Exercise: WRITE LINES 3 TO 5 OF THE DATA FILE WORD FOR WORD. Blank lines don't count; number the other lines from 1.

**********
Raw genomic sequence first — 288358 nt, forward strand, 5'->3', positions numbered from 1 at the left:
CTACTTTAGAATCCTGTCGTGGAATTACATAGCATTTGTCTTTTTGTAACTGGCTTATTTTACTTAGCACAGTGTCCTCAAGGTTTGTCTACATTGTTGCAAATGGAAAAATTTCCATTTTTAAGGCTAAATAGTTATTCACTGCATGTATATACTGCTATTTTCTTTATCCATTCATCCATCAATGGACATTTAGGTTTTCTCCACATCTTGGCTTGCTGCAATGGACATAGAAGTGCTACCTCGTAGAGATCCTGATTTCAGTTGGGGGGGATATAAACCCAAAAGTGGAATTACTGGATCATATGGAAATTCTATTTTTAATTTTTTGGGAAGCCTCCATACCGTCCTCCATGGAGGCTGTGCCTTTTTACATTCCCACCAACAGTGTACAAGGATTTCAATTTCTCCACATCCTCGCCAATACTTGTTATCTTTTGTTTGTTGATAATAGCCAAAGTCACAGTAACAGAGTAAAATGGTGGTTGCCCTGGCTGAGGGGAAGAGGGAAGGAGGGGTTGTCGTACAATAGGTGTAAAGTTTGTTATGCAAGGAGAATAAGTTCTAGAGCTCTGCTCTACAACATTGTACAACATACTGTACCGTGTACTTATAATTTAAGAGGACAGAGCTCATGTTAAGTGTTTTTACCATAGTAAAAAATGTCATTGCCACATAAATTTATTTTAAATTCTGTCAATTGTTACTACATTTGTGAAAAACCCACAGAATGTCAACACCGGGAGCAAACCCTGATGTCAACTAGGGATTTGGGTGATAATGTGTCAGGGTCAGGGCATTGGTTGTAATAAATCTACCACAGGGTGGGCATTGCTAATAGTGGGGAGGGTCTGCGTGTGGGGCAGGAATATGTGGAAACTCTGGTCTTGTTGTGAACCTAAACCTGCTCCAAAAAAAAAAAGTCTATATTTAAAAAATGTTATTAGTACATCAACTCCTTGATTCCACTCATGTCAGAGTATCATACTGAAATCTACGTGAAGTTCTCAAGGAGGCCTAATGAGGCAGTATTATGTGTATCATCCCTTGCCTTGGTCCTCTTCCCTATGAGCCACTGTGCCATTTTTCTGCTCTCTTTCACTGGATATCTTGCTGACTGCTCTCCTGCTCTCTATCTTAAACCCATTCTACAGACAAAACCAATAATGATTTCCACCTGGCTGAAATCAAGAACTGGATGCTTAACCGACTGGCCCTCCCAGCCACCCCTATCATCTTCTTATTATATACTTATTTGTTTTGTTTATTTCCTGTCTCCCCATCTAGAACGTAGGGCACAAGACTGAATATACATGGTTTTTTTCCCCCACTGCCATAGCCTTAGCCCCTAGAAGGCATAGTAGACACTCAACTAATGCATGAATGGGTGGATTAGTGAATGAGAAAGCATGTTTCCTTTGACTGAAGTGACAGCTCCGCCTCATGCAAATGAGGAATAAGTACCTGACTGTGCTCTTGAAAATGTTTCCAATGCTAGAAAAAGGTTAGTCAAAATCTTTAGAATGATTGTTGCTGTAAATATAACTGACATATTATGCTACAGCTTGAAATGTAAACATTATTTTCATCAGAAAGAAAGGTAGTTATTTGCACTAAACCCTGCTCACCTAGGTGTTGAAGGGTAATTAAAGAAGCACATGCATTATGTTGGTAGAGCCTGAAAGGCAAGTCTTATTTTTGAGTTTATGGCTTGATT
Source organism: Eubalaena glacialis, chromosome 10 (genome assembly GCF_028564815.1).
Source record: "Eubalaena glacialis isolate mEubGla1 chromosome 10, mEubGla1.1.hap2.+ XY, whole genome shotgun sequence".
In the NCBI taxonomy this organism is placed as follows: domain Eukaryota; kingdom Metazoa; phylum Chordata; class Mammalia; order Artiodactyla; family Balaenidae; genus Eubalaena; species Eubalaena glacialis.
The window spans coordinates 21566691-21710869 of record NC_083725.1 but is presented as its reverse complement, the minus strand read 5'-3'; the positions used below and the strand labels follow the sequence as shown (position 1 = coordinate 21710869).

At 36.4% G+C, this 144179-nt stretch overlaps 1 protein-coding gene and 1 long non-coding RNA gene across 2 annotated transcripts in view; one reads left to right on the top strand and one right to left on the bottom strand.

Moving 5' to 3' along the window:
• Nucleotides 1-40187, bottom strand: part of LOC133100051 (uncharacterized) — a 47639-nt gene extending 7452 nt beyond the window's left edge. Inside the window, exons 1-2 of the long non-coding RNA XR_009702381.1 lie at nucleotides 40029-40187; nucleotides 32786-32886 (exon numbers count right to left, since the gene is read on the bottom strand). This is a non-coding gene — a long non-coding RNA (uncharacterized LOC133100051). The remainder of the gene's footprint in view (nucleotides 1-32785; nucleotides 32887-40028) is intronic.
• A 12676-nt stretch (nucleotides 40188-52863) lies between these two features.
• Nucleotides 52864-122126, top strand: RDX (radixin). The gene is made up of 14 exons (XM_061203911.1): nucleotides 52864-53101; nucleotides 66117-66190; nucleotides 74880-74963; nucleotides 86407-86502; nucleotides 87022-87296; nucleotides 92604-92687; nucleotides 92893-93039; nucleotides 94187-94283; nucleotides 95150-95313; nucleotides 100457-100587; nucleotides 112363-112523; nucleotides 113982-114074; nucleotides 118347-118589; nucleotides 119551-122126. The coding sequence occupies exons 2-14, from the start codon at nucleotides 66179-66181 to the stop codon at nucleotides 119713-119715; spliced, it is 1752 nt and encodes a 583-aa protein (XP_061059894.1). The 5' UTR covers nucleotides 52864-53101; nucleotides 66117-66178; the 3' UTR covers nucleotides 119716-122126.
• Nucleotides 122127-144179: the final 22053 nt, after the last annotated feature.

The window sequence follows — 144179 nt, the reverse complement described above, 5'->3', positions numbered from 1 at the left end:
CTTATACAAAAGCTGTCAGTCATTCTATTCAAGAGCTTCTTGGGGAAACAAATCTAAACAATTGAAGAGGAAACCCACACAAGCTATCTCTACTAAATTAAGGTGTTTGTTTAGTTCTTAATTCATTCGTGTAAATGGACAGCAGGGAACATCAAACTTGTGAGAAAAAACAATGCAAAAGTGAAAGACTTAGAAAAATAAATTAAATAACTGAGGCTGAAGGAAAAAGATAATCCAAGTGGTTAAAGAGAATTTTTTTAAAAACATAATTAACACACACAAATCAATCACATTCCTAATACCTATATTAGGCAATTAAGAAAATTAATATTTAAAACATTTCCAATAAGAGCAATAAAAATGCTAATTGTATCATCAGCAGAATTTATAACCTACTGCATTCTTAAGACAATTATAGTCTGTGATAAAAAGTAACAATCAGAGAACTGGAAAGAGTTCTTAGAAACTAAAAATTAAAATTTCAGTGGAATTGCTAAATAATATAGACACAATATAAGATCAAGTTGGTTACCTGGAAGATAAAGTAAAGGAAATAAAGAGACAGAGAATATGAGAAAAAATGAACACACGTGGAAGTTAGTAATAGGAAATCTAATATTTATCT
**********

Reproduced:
Source organism: Eubalaena glacialis, chromosome 10 (genome assembly GCF_028564815.1).
Source record: "Eubalaena glacialis isolate mEubGla1 chromosome 10, mEubGla1.1.hap2.+ XY, whole genome shotgun sequence".
In the NCBI taxonomy this organism is placed as follows: domain Eukaryota; kingdom Metazoa; phylum Chordata; class Mammalia; order Artiodactyla; family Balaenidae; genus Eubalaena; species Eubalaena glacialis.